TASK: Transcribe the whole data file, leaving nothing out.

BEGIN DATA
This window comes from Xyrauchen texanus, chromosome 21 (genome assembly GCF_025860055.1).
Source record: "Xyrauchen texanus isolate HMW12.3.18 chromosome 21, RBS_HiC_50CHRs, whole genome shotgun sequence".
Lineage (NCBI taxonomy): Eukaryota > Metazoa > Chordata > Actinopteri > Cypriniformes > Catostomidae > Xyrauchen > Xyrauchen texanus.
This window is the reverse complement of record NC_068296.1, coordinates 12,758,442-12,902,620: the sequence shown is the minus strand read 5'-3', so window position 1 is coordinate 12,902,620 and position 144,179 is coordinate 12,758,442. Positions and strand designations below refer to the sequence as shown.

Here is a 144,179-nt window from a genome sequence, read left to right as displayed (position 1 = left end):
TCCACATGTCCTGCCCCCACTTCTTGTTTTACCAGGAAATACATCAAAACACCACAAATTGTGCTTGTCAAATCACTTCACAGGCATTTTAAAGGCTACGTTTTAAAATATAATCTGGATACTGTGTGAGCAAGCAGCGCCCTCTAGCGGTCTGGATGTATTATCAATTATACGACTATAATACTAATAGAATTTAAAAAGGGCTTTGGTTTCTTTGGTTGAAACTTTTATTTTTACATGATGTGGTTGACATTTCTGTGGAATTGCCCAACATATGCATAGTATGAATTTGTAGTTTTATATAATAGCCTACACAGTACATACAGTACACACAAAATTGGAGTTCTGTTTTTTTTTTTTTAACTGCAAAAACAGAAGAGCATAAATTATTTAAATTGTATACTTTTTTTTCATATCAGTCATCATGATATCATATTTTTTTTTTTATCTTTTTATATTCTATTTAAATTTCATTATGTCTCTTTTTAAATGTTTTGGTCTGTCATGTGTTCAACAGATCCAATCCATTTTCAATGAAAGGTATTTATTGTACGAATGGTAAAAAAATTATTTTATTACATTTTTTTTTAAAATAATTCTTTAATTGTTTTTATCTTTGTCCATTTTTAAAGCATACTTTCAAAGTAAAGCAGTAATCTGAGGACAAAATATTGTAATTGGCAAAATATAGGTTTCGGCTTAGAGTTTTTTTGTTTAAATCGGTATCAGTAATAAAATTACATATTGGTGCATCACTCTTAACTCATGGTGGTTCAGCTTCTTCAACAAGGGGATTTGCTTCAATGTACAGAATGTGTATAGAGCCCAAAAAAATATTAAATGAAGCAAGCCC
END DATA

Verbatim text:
This window comes from Xyrauchen texanus, chromosome 21 (genome assembly GCF_025860055.1).
Source record: "Xyrauchen texanus isolate HMW12.3.18 chromosome 21, RBS_HiC_50CHRs, whole genome shotgun sequence".
Lineage (NCBI taxonomy): Eukaryota > Metazoa > Chordata > Actinopteri > Cypriniformes > Catostomidae > Xyrauchen > Xyrauchen texanus.
This window is the reverse complement of record NC_068296.1, coordinates 12,758,442-12,902,620: the sequence shown is the minus strand read 5'-3', so window position 1 is coordinate 12,902,620 and position 144,179 is coordinate 12,758,442. Positions and strand designations below refer to the sequence as shown.

Here is a 144,179-nt window from a genome sequence, read left to right as displayed (position 1 = left end):
TCCACATGTCCTGCCCCCACTTCTTGTTTTACCAGGAAATACATCAAAACACCACAAATTGTGCTTGTCAAATCACTTCACAGGCATTTTAAAGGCTACGTTTTAAAATATAATCTGGATACTGTGTGAGCAAGCAGCGCCCTCTAGCGGTCTGGATGTATTATCAATTATACGACTATAATACTAATAGAATTTAAAAAGGGCTTTGGTTTCTTTGGTTGAAACTTTTATTTTTACATGATGTGGTTGACATTTCTGTGGAATTGCCCAACATATGCATAGTATGAATTTGTAGTTTTATATAATAGCCTACACAGTACATACAGTACACACAAAATTGGAGTTCTGTTTTTTTTTTTTTAACTGCAAAAACAGAAGAGCATAAATTATTTAAATTGTATACTTTTTTTTCATATCAGTCATCATGATATCATATTTTTTTTTTTATCTTTTTATATTCTATTTAAATTTCATTATGTCTCTTTTTAAATGTTTTGGTCTGTCATGTGTTCAACAGATCCAATCCATTTTCAATGAAAGGTATTTATTGTACGAATGGTAAAAAAATTATTTTATTACATTTTTTTTTAAAATAATTCTTTAATTGTTTTTATCTTTGTCCATTTTTAAAGCATACTTTCAAAGTAAAGCAGTAATCTGAGGACAAAATATTGTAATTGGCAAAATATAGGTTTCGGCTTAGAGTTTTTTTGTTTAAATCGGTATCAGTAATAAAATTACATATTGGTGCATCACTCTTAACTCATGGTGGTTCAGCTTCTTCAACAAGGGGATTTGCTTCAATGTACAGAATGTGTATAGAGCCCAAAAAAATATTAAATGAAGCAAGCCC